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Most audio signals are passed around on cables with two wires: one for the voltage that represents the audio vibrations, and one for ground. This arrangement is often referred to as unbalanced audio.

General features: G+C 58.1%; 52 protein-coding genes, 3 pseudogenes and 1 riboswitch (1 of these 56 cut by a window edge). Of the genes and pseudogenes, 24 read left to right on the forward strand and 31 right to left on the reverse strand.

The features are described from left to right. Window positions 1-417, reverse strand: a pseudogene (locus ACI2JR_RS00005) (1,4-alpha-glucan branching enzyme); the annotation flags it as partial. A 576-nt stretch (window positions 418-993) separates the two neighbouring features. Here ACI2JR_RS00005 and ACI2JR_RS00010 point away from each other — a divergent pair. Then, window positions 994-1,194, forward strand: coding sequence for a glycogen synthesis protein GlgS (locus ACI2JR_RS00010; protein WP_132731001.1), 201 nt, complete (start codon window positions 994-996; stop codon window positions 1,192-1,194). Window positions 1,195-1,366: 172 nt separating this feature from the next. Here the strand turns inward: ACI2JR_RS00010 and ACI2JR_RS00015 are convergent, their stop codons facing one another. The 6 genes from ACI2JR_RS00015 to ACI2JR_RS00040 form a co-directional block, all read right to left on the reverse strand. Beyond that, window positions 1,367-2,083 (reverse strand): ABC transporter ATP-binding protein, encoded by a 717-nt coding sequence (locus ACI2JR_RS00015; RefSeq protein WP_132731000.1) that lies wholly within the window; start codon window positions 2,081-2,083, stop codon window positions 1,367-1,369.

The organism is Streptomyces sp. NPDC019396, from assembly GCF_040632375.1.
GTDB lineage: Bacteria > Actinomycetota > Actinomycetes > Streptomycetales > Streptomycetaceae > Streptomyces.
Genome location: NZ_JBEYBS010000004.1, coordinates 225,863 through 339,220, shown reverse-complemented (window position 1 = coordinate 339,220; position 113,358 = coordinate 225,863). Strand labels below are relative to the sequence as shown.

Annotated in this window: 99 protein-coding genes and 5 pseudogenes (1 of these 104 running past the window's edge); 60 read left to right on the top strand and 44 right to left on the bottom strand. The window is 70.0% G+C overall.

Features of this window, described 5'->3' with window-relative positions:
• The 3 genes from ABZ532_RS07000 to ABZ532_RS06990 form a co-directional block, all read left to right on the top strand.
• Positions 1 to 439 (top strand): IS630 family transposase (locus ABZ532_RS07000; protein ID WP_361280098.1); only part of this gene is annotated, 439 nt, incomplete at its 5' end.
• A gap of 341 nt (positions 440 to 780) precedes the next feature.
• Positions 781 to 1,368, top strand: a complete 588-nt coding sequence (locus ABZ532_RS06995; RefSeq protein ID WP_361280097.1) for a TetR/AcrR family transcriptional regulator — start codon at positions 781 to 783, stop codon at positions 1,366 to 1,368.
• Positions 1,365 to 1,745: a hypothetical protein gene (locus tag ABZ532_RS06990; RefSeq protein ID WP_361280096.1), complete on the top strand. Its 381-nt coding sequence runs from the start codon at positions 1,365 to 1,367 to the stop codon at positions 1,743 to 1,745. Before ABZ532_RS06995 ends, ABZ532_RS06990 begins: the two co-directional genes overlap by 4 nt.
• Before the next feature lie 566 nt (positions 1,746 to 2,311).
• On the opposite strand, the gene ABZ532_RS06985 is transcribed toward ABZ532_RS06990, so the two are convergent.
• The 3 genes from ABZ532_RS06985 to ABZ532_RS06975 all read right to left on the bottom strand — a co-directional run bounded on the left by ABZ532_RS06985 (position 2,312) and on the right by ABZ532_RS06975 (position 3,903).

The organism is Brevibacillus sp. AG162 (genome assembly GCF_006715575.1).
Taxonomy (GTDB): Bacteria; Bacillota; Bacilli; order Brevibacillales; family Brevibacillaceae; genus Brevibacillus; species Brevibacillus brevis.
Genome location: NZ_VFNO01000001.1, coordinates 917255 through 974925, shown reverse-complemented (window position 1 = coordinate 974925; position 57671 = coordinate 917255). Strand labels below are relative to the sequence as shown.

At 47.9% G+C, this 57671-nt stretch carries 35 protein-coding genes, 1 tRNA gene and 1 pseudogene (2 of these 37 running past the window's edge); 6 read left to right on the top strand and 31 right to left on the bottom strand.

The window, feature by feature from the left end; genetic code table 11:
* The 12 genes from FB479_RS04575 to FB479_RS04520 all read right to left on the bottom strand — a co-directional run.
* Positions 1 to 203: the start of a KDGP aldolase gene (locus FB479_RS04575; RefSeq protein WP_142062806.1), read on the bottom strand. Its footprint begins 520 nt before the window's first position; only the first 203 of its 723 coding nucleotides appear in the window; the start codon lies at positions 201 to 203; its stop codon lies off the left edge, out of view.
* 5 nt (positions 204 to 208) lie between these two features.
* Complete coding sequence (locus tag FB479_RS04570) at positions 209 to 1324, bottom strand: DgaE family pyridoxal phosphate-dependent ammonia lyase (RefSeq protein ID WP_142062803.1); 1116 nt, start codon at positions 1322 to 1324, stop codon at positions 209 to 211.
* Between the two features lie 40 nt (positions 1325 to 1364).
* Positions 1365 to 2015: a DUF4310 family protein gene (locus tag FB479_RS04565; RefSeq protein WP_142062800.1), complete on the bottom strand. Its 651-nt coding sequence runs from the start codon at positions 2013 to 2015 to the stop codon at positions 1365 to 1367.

Balanced audio, by contrast, uses three wires: one for the signal, one for the inverse of the signal, and one for ground. The balanced system helps reject noise that might appear along the length of a cable, as outside noise would be the same on both the normal and inverted wires. When these get to their destination, the inverted wire is inverted again and added together with the original signal wire, effectively cancelling out the induced noise.

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